Presentation of 2017 Budget Memorandum

Presentation of 2017 Budget Memorandum by Jeroen Dijsselbloem, Minister of Finance, Tuesday 20 September 2016.

Madam President,

On this Budget Day, I would like to present to you the fourth Budget Memorandum of the Rutte-Asscher government. With elections next year, all political parties are currently making plans for the country’s future. And I hope they will ask the Netherlands Bureau for Economic Policy Analysis (CPB) to calculate their impact. At the same time, voters are wondering whether politicians will be able to deliver on the new plans and ambitions they are now announcing.

This Budget Memorandum shows that, once again, there is at least a firm basis for those plans and ambitions. A basis we can build on. A basis that had to be laid on shaky ground. The Netherlands, with its open economy, was hit hard by the international crisis. The budget deficit rose more quickly in 2009 than in other countries. Hidden weaknesses in our economy were mercilessly exposed. Part of the growth of previous years proved to be far from sustainable. Compared with our neighbours, the Netherlands’ burgeoning banking sector was dealt a huge blow. Even greater damage was averted by a large injection of taxpayers’ money. Our housing market, inflated by high mortgage borrowing, collapsed. Our pension system proved a lot less robust than had long been assumed. The Netherlands’ creditworthiness came under pressure and had to be restored.

Madam President, it is true that drastic action has been taken in the Netherlands over the last few years, more so than in some neighbouring countries. It is also true that cutbacks can cost growth and jobs in the short term. But in assessing whether a different approach to the crisis could or should have been taken, we cannot ignore the Netherlands’ specific circumstances.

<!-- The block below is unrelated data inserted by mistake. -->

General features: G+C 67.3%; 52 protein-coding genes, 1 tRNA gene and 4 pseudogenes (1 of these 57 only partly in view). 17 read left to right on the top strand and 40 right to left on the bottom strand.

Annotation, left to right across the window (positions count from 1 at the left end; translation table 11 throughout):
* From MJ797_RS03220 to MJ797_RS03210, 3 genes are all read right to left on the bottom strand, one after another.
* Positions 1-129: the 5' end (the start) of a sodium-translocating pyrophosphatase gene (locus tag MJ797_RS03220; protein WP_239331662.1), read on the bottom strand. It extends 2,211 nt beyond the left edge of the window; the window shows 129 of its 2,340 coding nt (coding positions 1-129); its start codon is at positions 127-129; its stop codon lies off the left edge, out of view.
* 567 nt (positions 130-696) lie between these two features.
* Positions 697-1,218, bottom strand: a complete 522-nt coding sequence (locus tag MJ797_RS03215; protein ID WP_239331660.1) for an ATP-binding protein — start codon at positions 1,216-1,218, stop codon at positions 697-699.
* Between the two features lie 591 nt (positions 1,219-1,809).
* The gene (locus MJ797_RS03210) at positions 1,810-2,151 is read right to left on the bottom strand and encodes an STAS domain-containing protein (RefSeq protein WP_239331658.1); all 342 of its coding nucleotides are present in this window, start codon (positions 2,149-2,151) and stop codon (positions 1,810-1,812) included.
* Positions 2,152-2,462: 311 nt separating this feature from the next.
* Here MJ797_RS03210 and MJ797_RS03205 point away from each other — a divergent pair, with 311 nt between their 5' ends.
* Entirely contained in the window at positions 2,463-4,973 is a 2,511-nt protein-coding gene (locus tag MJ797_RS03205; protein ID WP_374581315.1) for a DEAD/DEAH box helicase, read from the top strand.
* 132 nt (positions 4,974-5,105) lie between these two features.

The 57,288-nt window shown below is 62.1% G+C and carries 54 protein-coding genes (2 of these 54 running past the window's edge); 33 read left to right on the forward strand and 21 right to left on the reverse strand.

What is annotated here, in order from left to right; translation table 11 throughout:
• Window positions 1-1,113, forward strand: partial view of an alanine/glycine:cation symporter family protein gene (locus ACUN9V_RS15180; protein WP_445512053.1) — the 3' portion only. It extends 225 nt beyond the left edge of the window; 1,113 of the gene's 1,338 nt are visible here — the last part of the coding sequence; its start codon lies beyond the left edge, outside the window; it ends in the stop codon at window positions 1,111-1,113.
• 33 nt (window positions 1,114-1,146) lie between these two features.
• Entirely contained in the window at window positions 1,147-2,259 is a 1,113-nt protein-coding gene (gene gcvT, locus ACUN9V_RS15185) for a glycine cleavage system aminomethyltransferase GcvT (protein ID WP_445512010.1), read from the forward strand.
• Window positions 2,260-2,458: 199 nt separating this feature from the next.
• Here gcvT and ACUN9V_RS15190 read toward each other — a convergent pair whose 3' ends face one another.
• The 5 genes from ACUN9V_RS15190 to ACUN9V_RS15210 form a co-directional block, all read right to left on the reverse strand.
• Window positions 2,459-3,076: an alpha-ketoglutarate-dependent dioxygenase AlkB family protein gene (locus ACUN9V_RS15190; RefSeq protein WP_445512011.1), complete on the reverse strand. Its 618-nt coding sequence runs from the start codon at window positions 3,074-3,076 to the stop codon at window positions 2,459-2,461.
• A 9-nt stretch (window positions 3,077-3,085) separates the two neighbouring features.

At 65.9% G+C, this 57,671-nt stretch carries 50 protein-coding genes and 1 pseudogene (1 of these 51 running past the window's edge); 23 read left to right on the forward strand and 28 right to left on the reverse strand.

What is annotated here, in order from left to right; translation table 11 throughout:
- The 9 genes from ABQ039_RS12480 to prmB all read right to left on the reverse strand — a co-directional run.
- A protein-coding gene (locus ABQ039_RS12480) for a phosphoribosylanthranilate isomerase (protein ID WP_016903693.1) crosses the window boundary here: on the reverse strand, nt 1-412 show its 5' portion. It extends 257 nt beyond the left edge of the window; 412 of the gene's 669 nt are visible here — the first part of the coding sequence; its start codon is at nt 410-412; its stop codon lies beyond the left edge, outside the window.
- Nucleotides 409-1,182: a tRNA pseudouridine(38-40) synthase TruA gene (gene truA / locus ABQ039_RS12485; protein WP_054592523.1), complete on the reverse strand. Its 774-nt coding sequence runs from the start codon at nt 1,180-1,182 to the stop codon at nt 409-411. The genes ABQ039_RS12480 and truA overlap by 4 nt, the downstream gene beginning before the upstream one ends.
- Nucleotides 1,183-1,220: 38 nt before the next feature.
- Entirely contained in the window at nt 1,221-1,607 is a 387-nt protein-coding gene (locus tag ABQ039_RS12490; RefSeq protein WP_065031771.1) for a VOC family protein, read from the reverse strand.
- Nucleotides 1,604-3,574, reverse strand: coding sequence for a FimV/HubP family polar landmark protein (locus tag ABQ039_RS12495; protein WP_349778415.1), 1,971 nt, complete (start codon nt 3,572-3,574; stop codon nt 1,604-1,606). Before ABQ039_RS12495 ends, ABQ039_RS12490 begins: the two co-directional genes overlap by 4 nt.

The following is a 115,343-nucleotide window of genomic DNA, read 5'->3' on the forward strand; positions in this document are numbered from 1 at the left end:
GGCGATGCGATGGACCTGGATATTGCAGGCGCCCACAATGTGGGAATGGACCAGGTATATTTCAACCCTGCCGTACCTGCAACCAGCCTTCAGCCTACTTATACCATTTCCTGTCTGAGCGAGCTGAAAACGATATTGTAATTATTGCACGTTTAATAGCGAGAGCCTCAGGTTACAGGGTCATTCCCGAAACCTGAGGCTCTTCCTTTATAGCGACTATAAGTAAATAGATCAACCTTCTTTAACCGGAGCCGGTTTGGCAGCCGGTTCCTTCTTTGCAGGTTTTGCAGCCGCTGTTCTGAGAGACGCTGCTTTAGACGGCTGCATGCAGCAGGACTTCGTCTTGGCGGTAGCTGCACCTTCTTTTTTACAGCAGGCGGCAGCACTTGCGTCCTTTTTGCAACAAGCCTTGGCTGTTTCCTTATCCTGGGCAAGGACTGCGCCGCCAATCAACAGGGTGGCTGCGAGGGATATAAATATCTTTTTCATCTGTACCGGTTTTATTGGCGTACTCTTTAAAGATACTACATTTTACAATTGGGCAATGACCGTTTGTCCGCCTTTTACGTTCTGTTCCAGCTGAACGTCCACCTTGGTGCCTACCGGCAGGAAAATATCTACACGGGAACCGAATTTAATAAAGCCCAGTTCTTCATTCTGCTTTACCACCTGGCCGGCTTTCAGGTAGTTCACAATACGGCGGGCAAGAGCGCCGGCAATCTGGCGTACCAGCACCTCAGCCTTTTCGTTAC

Public finances

The figures show that the Netherlands has picked itself up. We have come a long way. At the height of the crisis, the budget deficit was over 5% of gross domestic product (GDP). We have gradually put the budget in order and carried out a number of urgent economic reforms. Because of this approach the Netherlands is now in far better shape than it would have been if we had taken half measures.

Financial setbacks like reduced gas revenues (€7.5 billion relative to the baseline) presented serious challenges.

Nevertheless, the deficit has fallen to 1.1% of GDP, and next year it will fall further to 0.5%. Government debt will decrease further to 62% of GDP next year. The longer-term outlook is perhaps more important than the annual deficit and debt figures. In that regard, we have reached a historic point.

For the first time in many years, public finances are again sustainable in the long term. This means that our children and grandchildren can count on there being enough money for education, social security, healthcare, dike maintenance and other key services.

By putting public finances on a more even keel, we are increasing our ability to withstand future setbacks and are therefore better protected against risks to the treasury. This is possible because the economy will grow by 1.7% this year. That figure is the result of human effort. I am not referring to politicians, but to ordinary Dutch citizens. People who had lost their jobs sought new work. Many Dutch people are working longer. Businesses persevered and discovered fresh opportunities. And homeowners kept repaying their mortgages. But many people have not yet made good the damage inflicted by the crisis. After periods in which unemployment increased by 20,000 people per month, since mid-2014 it has been gradually falling. It has now dropped below its level when the government took office.

Nevertheless, there are still many too people without work. In 2017 a new tax credit will become available that will make it cheaper for employers to hire people at the lower end of the labour market. This is part of a €5 billion package of tax cuts which is mainly aimed at workers on low incomes.

Purchasing power

Since the economy is improving on many fronts, we can also make money available to strengthen the Netherlands and further support purchasing power. As far as the latter is concerned, the main focus at present is on those who have benefited least from the economic recovery: the elderly and people on low incomes.